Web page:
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October 1, 2015 / BTM

Did You Know? Jesus Features in Most Religions

who was jesusYou’ve probably heard the phrase: “All religions are basically the same”. Regardless of what your answer to this statement is, there is one very interesting aspect that is common across the majority of religions, and that is Jesus. Most religions have something positive to say about Jesus because he is universally highly regarded.  They include him in their religious framework.

Its seems that everybody wants Jesus.

I was fascinated to discover this. It became part of what I covered with our kids this summer as we learned a bit about other religions. Here are some examples of how various religions make a claim on Jesus.


Jesus is considered one of the major prophets sent by God to tell people that there is only one God (i.e. Allah). Muslims believe that Jesus was born of a virgin and performed miracles; two miraculous signs that Mohammad did not have. Jesus will appear before Mohammad’s second coming to announce Mohammad’s arrival. Jesus did not die on the cross (that would be unthinkable to a Muslim), but ascended into heaven untouched and Judas died in His place.


Jesus is considered to have been a spiritual master similar to the Buddha, or to have been a bodhisattva (someone who attained enlightenment but was compassionate enough toward humanity that he refused to enter nirvana in order to help others toward it).


Jesus is considered a great moral teacher. Gandhi’s teachings, which carry a lot of weight with most Hindus, included the following statement: “I shall say to the Hindus that your lives will be incomplete unless you reverently study the teachings of Jesus.” (Hingorani, 23)

New Age

Jesus was a good moral teacher. New Age adherents particularly point to Jesus’ teachings on tolerance (not judging others) and love.


Many Jewish people would claim that Jesus was a good moral teacher, even though the name of Jesus became sullied along with Christianity in the eyes of many Jewish people.


If he actually existed, Jesus was a good moral teacher.  (Atheists tend to believe that the authors of the New Testament embellished the accounts of Jesus so that we have very little certainty about the actual historical details of his life.)


Jesus is included as one of many deities to be worshiped.

Where do these ideas about Jesus come from?

This list isn’t exhaustive, but isn’t it interesting? There is some sort of agreement that Jesus was an exceptional spiritual leader who should be taken seriously. Clearly many people believe in some way that Jesus represented God or an ‘ultimate reality’ and that his teachings deserve recognition.

Note how all of the ‘versions’ of Jesus in each of the religions cited above reference him as a ‘Good Moral Teacher’ or ‘Miscellaneous Deity’.

What evidence do these religious adherents base their conclusions about Jesus on?

The New Testament has the fullest record about the life and purpose of Jesus.  If you are trying to figure out who Jesus was, doesn’t it make sense to at least start that search with the largest collection of historically sound documentation that describes what he said about himself? If everyone regards Jesus so highly, shouldn’t we look to him first to see who he said he was and what the purpose was behind his coming?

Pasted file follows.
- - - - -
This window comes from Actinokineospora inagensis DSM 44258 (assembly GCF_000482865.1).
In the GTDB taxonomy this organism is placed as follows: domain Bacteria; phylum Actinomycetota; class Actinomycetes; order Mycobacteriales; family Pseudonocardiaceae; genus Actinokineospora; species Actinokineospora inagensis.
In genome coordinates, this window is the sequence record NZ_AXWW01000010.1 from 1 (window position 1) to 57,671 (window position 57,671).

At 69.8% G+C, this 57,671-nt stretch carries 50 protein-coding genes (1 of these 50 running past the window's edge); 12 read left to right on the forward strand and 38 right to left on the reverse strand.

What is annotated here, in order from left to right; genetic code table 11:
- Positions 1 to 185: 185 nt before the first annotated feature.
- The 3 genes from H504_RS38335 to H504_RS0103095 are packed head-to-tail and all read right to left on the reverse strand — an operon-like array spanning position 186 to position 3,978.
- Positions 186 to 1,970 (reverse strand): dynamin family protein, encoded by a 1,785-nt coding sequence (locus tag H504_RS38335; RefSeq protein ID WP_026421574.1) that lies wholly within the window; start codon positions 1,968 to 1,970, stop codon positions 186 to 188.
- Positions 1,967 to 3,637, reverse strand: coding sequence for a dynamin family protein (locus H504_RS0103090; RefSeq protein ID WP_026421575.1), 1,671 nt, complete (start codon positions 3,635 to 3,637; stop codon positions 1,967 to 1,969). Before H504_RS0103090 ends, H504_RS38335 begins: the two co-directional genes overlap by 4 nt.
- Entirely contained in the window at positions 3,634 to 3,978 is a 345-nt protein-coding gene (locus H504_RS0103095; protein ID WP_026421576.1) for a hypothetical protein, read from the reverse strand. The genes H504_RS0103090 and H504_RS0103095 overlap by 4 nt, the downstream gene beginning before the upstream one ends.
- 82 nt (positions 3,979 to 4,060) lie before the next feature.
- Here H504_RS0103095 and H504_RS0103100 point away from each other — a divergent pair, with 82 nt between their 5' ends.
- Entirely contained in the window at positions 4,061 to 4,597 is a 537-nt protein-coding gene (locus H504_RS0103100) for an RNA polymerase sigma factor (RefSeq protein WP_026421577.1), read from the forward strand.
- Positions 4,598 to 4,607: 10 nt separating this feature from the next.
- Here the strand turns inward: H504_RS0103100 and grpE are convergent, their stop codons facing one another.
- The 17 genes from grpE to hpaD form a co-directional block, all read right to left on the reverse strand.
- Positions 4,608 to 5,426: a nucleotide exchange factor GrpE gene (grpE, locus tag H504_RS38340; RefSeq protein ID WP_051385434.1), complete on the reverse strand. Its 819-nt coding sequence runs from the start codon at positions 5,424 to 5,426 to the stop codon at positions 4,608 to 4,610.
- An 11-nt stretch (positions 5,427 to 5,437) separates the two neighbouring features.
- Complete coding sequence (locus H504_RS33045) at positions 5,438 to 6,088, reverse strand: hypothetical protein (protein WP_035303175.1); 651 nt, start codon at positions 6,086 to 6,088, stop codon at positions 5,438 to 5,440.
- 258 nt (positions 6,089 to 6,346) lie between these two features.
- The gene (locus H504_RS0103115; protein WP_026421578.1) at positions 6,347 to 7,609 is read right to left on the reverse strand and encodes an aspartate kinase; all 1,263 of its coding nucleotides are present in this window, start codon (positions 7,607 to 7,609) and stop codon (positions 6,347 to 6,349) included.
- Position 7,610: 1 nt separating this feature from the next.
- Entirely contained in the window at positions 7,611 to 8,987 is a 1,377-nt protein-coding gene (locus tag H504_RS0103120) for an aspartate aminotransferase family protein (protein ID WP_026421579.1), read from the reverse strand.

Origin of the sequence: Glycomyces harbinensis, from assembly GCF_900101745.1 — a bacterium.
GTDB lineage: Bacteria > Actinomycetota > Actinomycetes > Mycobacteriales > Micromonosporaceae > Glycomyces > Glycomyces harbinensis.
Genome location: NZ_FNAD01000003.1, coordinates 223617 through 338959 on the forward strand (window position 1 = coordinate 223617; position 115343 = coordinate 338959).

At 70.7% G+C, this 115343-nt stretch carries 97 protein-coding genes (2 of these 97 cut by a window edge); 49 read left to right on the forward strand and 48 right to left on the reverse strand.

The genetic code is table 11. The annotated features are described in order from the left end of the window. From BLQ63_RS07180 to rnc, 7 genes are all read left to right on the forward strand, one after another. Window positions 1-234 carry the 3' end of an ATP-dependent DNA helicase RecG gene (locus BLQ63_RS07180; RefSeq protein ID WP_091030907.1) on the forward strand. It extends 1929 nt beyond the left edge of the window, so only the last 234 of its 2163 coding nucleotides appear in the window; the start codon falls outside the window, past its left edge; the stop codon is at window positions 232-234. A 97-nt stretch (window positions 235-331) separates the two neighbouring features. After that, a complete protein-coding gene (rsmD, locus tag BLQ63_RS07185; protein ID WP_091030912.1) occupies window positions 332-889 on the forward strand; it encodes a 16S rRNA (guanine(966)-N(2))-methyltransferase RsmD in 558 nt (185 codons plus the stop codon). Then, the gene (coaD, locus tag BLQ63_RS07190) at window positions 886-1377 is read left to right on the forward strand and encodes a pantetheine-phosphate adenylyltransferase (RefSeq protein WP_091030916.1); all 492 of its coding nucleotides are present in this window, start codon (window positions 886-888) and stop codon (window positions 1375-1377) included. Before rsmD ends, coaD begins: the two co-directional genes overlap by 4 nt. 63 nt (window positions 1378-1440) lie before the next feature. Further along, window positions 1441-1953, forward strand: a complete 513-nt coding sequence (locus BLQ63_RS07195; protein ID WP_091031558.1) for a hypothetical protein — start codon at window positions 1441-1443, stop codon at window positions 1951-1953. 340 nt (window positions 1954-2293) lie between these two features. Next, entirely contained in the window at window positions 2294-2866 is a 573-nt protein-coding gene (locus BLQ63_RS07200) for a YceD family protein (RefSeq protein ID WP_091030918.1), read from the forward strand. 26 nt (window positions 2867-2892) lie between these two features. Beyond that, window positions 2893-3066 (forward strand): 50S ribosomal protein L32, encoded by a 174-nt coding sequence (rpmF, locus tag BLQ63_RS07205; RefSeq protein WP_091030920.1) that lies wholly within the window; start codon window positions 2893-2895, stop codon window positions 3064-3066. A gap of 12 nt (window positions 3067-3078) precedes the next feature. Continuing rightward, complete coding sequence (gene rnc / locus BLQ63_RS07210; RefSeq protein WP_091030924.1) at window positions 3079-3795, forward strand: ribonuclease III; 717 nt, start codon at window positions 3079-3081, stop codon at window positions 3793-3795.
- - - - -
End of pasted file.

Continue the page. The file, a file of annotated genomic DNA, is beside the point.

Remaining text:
What did Jesus say about Himself?

The New Testament quotes Jesus as claiming to be both God and the Messiah (Mark 14:61-63, Matthew 17:5). He claimed that the only way to God was through Him (John 14:6) and that His death was paying the ransom for many (John 8:24, Matthew 20:27-29). These can’t easily be reconciled with the ‘downgraded’ labels of ‘Good Moral Teacher’ or ‘Miscellaneous Deity’.

When it comes to Jesus, your source matters – and so do you labels. He can’t just be whomever you decide him to be.  He is who he says he was, or he is nothing.

C.S. Lewis provided the best summary to date on this problem:

“I am trying here to prevent anyone saying the really foolish thing that people often say about Him: ‘I’m ready to accept Jesus as a great moral teacher, but I don’t accept His claim to be God.’ That is the one thing we must not say. A man who was merely a man and said the sort of things Jesus said would not be a great moral teacher [because he claimed to be God]. He would either be a lunatic – on a level with the man who says he is a poached egg ‑ or else he would be the Devil of Hell [because he would be a liar who is trying to deceive people]. You must make your choice. Either this man was, and is, the son of God: or else a madman or something worse. […] You can shut Him up for a fool, you can spit at Him and kill Him as a demon; or you can fall at His feet and call Him Lord and God. But let us not come up with any patronizing nonsense about His being a great human teacher. He has not left that open to us. He did not intend to.” (Mere Christianity (1952) Fount Paperbacks, p.52)

What do you think?  Are you surprised at how many religions make a claim on Jesus?  Could he still be only a ‘good moral teacher’ and make the claims that he did about himself?


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